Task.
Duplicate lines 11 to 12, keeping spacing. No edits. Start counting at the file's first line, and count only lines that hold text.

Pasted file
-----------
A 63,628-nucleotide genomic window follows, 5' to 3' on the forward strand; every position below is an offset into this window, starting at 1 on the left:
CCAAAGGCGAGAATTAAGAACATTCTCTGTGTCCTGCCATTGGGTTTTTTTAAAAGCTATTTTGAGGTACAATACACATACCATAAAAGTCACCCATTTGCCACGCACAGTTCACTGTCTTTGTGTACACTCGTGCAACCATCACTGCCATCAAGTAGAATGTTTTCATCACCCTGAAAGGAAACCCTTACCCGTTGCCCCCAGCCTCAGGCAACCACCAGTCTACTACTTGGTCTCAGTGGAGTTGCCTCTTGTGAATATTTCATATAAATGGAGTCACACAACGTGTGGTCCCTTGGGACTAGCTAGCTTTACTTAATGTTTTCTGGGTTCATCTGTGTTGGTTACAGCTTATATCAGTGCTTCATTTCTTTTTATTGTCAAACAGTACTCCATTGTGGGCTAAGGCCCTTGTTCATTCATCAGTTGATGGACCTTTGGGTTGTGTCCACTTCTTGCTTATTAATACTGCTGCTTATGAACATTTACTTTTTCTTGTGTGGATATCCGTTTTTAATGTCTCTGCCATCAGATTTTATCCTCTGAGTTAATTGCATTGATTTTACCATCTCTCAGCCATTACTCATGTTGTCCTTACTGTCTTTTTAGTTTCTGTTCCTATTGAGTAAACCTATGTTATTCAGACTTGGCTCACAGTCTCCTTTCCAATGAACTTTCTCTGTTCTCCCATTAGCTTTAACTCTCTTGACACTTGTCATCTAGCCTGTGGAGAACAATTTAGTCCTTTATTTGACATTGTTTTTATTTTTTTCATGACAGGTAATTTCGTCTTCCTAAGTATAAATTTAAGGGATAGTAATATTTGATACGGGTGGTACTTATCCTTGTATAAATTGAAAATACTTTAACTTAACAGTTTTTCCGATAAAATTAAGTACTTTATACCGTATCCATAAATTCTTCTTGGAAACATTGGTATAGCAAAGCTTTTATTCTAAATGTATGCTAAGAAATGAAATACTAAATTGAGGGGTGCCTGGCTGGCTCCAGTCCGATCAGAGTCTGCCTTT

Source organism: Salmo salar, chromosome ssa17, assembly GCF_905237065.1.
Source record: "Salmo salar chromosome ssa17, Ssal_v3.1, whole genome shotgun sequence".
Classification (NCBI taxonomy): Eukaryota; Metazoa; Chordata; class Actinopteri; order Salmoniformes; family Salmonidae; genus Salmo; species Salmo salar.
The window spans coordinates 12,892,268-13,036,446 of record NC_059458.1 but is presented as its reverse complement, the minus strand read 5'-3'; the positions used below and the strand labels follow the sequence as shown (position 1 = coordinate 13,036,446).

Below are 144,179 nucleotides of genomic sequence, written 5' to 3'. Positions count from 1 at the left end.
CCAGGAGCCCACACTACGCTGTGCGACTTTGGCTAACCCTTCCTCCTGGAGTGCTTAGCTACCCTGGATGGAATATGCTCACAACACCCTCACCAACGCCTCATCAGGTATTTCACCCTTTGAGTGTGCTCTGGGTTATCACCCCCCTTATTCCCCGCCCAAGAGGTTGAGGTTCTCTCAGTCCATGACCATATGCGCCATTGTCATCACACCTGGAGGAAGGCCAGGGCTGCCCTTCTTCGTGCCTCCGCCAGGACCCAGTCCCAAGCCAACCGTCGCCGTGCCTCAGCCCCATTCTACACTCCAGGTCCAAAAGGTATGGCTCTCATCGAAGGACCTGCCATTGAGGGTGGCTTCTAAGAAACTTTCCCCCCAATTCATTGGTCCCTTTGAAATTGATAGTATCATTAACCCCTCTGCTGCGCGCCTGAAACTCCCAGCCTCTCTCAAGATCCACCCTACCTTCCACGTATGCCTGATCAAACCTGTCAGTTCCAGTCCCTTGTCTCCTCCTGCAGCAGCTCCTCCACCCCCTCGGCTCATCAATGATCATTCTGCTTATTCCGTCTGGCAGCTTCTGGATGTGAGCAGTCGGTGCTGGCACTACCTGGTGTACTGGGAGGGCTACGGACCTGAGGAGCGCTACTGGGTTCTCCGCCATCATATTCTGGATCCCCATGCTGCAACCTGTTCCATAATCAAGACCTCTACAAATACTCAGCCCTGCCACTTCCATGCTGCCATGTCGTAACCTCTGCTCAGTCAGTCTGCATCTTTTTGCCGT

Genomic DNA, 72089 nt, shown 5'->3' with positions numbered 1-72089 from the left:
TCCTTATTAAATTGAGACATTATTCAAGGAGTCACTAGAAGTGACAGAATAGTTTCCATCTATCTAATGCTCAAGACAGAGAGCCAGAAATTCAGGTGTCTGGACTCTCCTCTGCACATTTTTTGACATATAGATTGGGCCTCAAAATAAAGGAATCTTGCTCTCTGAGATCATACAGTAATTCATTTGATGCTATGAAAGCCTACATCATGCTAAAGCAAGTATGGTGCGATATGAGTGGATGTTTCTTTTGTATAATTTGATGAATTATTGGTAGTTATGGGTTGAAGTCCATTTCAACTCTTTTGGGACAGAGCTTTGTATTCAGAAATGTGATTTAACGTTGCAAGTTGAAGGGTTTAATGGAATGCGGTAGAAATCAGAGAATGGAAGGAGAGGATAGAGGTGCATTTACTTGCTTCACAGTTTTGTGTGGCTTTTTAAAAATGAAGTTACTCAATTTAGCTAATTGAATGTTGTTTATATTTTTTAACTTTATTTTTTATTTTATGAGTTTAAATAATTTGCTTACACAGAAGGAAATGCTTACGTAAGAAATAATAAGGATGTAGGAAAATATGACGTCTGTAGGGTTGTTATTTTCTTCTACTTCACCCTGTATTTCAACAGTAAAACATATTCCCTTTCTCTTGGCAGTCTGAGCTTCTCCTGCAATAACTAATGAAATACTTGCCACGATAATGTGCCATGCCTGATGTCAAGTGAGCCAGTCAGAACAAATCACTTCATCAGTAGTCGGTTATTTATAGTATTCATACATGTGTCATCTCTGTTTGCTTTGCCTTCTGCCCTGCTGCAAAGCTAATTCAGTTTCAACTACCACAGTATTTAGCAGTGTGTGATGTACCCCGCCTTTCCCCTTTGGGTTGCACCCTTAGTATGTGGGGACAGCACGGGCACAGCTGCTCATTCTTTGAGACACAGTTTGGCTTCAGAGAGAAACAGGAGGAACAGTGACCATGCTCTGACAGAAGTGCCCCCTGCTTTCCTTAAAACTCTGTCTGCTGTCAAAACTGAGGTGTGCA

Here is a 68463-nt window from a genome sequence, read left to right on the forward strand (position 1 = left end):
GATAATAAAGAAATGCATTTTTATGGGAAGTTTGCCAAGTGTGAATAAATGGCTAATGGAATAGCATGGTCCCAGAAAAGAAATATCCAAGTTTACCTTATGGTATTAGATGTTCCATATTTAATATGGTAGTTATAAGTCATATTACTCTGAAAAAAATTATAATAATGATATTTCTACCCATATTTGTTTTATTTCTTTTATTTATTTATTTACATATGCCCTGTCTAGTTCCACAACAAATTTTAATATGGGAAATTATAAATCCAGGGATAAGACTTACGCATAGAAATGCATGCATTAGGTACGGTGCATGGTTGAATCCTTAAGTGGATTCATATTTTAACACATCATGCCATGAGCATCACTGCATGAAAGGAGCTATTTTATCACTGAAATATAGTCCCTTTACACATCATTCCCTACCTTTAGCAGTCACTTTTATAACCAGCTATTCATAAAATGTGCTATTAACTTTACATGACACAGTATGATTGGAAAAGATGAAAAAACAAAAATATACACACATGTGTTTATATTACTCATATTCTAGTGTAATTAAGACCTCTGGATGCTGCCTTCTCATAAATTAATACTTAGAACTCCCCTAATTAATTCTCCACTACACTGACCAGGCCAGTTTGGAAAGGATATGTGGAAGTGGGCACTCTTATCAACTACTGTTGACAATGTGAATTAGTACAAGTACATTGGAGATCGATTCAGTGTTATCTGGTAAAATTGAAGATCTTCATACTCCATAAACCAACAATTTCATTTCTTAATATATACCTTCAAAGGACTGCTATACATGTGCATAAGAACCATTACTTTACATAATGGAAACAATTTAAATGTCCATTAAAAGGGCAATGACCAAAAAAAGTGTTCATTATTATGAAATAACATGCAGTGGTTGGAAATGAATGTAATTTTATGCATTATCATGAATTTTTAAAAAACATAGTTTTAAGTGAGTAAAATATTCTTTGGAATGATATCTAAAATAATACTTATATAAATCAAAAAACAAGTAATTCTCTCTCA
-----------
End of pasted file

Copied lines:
Here is a 68463-nt window from a genome sequence, read left to right on the forward strand (position 1 = left end):
GATAATAAAGAAATGCATTTTTATGGGAAGTTTGCCAAGTGTGAATAAATGGCTAATGGAATAGCATGGTCCCAGAAAAGAAATATCCAAGTTTACCTTATGGTATTAGATGTTCCATATTTAATATGGTAGTTATAAGTCATATTACTCTGAAAAAAATTATAATAATGATATTTCTACCCATATTTGTTTTATTTCTTTTATTTATTTATTTACATATGCCCTGTCTAGTTCCACAACAAATTTTAATATGGGAAATTATAAATCCAGGGATAAGACTTACGCATAGAAATGCATGCATTAGGTACGGTGCATGGTTGAATCCTTAAGTGGATTCATATTTTAACACATCATGCCATGAGCATCACTGCATGAAAGGAGCTATTTTATCACTGAAATATAGTCCCTTTACACATCATTCCCTACCTTTAGCAGTCACTTTTATAACCAGCTATTCATAAAATGTGCTATTAACTTTACATGACACAGTATGATTGGAAAAGATGAAAAAACAAAAATATACACACATGTGTTTATATTACTCATATTCTAGTGTAATTAAGACCTCTGGATGCTGCCTTCTCATAAATTAATACTTAGAACTCCCCTAATTAATTCTCCACTACACTGACCAGGCCAGTTTGGAAAGGATATGTGGAAGTGGGCACTCTTATCAACTACTGTTGACAATGTGAATTAGTACAAGTACATTGGAGATCGATTCAGTGTTATCTGGTAAAATTGAAGATCTTCATACTCCATAAACCAACAATTTCATTTCTTAATATATACCTTCAAAGGACTGCTATACATGTGCATAAGAACCATTACTTTACATAATGGAAACAATTTAAATGTCCATTAAAAGGGCAATGACCAAAAAAAGTGTTCATTATTATGAAATAACATGCAGTGGTTGGAAATGAATGTAATTTTATGCATTATCATGAATTTTTAAAAAACATAGTTTTAAGTGAGTAAAATATTCTTTGGAATGATATCTAAAATAATACTTATATAAATCAAAAAACAAGTAATTCTCTCTCA